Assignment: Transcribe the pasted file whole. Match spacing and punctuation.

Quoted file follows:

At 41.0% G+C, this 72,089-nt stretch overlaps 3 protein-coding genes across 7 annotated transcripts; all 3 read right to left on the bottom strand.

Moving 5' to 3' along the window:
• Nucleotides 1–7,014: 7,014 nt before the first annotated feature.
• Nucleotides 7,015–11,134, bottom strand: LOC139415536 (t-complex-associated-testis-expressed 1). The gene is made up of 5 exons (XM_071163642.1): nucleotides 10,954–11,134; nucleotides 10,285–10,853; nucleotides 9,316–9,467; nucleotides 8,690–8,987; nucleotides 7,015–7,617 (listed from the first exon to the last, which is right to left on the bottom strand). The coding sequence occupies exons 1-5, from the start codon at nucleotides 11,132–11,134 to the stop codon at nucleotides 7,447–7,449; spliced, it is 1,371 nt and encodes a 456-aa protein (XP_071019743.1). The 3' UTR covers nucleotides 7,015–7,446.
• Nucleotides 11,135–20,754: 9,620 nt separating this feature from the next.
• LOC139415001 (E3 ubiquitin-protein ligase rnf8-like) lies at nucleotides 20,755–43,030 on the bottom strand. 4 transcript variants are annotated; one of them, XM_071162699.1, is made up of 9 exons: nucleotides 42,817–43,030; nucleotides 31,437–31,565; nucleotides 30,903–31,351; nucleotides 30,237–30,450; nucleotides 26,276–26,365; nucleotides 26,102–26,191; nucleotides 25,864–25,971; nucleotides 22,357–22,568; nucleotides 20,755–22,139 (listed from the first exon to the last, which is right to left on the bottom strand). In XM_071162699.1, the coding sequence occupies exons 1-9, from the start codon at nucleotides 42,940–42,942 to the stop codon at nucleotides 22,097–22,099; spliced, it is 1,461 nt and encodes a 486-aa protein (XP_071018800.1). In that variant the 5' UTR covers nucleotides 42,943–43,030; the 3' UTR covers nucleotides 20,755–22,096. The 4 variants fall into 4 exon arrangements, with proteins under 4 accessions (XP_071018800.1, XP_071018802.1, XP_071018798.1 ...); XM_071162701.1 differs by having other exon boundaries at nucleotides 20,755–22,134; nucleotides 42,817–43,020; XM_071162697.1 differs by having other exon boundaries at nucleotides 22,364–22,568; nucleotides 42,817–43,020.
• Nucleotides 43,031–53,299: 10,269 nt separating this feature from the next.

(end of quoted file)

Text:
At 41.0% G+C, this 72,089-nt stretch overlaps 3 protein-coding genes across 7 annotated transcripts; all 3 read right to left on the bottom strand.

Moving 5' to 3' along the window:
• Nucleotides 1–7,014: 7,014 nt before the first annotated feature.
• Nucleotides 7,015–11,134, bottom strand: LOC139415536 (t-complex-associated-testis-expressed 1). The gene is made up of 5 exons (XM_071163642.1): nucleotides 10,954–11,134; nucleotides 10,285–10,853; nucleotides 9,316–9,467; nucleotides 8,690–8,987; nucleotides 7,015–7,617 (listed from the first exon to the last, which is right to left on the bottom strand). The coding sequence occupies exons 1-5, from the start codon at nucleotides 11,132–11,134 to the stop codon at nucleotides 7,447–7,449; spliced, it is 1,371 nt and encodes a 456-aa protein (XP_071019743.1). The 3' UTR covers nucleotides 7,015–7,446.
• Nucleotides 11,135–20,754: 9,620 nt separating this feature from the next.
• LOC139415001 (E3 ubiquitin-protein ligase rnf8-like) lies at nucleotides 20,755–43,030 on the bottom strand. 4 transcript variants are annotated; one of them, XM_071162699.1, is made up of 9 exons: nucleotides 42,817–43,030; nucleotides 31,437–31,565; nucleotides 30,903–31,351; nucleotides 30,237–30,450; nucleotides 26,276–26,365; nucleotides 26,102–26,191; nucleotides 25,864–25,971; nucleotides 22,357–22,568; nucleotides 20,755–22,139 (listed from the first exon to the last, which is right to left on the bottom strand). In XM_071162699.1, the coding sequence occupies exons 1-9, from the start codon at nucleotides 42,940–42,942 to the stop codon at nucleotides 22,097–22,099; spliced, it is 1,461 nt and encodes a 486-aa protein (XP_071018800.1). In that variant the 5' UTR covers nucleotides 42,943–43,030; the 3' UTR covers nucleotides 20,755–22,096. The 4 variants fall into 4 exon arrangements, with proteins under 4 accessions (XP_071018800.1, XP_071018802.1, XP_071018798.1 ...); XM_071162701.1 differs by having other exon boundaries at nucleotides 20,755–22,134; nucleotides 42,817–43,020; XM_071162697.1 differs by having other exon boundaries at nucleotides 22,364–22,568; nucleotides 42,817–43,020.
• Nucleotides 43,031–53,299: 10,269 nt separating this feature from the next.